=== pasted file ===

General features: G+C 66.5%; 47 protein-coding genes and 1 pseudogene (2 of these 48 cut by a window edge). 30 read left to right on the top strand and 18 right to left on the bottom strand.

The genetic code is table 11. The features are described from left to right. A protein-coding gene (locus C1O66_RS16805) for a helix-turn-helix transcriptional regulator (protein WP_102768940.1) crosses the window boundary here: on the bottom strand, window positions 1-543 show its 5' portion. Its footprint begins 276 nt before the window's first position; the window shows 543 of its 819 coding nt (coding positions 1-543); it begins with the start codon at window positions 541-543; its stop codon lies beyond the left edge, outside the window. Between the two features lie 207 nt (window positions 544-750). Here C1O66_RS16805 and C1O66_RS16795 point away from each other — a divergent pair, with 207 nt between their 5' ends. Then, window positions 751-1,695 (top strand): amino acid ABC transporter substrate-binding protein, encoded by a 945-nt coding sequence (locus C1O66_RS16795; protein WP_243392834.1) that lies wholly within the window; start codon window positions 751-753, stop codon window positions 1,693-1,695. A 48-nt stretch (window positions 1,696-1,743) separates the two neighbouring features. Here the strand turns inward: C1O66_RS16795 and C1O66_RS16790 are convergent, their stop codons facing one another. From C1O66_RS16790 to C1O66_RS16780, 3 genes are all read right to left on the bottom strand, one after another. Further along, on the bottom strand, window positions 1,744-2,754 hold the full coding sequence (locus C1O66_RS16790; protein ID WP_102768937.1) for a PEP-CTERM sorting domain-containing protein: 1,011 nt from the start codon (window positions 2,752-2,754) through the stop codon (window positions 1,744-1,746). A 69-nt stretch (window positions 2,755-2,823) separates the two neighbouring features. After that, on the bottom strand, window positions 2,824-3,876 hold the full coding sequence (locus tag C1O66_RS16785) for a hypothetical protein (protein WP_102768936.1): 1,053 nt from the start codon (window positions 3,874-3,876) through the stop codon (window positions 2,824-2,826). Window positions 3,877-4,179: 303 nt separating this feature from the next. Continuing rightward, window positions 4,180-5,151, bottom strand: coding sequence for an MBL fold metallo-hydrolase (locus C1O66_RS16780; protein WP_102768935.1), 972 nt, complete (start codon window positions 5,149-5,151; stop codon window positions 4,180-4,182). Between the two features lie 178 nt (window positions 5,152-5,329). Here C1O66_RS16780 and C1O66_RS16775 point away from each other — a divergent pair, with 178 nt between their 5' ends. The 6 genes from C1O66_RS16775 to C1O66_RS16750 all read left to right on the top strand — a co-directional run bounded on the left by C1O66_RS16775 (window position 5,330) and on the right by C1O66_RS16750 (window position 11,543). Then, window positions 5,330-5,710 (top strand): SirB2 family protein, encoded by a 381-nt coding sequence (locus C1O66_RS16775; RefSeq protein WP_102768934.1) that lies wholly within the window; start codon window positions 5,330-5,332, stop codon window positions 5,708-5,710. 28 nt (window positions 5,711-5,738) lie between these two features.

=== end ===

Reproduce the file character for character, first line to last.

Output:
General features: G+C 66.5%; 47 protein-coding genes and 1 pseudogene (2 of these 48 cut by a window edge). 30 read left to right on the top strand and 18 right to left on the bottom strand.

The genetic code is table 11. The features are described from left to right. A protein-coding gene (locus C1O66_RS16805) for a helix-turn-helix transcriptional regulator (protein WP_102768940.1) crosses the window boundary here: on the bottom strand, window positions 1-543 show its 5' portion. Its footprint begins 276 nt before the window's first position; the window shows 543 of its 819 coding nt (coding positions 1-543); it begins with the start codon at window positions 541-543; its stop codon lies beyond the left edge, outside the window. Between the two features lie 207 nt (window positions 544-750). Here C1O66_RS16805 and C1O66_RS16795 point away from each other — a divergent pair, with 207 nt between their 5' ends. Then, window positions 751-1,695 (top strand): amino acid ABC transporter substrate-binding protein, encoded by a 945-nt coding sequence (locus C1O66_RS16795; protein WP_243392834.1) that lies wholly within the window; start codon window positions 751-753, stop codon window positions 1,693-1,695. A 48-nt stretch (window positions 1,696-1,743) separates the two neighbouring features. Here the strand turns inward: C1O66_RS16795 and C1O66_RS16790 are convergent, their stop codons facing one another. From C1O66_RS16790 to C1O66_RS16780, 3 genes are all read right to left on the bottom strand, one after another. Further along, on the bottom strand, window positions 1,744-2,754 hold the full coding sequence (locus C1O66_RS16790; protein ID WP_102768937.1) for a PEP-CTERM sorting domain-containing protein: 1,011 nt from the start codon (window positions 2,752-2,754) through the stop codon (window positions 1,744-1,746). A 69-nt stretch (window positions 2,755-2,823) separates the two neighbouring features. After that, on the bottom strand, window positions 2,824-3,876 hold the full coding sequence (locus tag C1O66_RS16785) for a hypothetical protein (protein WP_102768936.1): 1,053 nt from the start codon (window positions 3,874-3,876) through the stop codon (window positions 2,824-2,826). Window positions 3,877-4,179: 303 nt separating this feature from the next. Continuing rightward, window positions 4,180-5,151, bottom strand: coding sequence for an MBL fold metallo-hydrolase (locus C1O66_RS16780; protein WP_102768935.1), 972 nt, complete (start codon window positions 5,149-5,151; stop codon window positions 4,180-4,182). Between the two features lie 178 nt (window positions 5,152-5,329). Here C1O66_RS16780 and C1O66_RS16775 point away from each other — a divergent pair, with 178 nt between their 5' ends. The 6 genes from C1O66_RS16775 to C1O66_RS16750 all read left to right on the top strand — a co-directional run bounded on the left by C1O66_RS16775 (window position 5,330) and on the right by C1O66_RS16750 (window position 11,543). Then, window positions 5,330-5,710 (top strand): SirB2 family protein, encoded by a 381-nt coding sequence (locus C1O66_RS16775; RefSeq protein WP_102768934.1) that lies wholly within the window; start codon window positions 5,330-5,332, stop codon window positions 5,708-5,710. 28 nt (window positions 5,711-5,738) lie between these two features.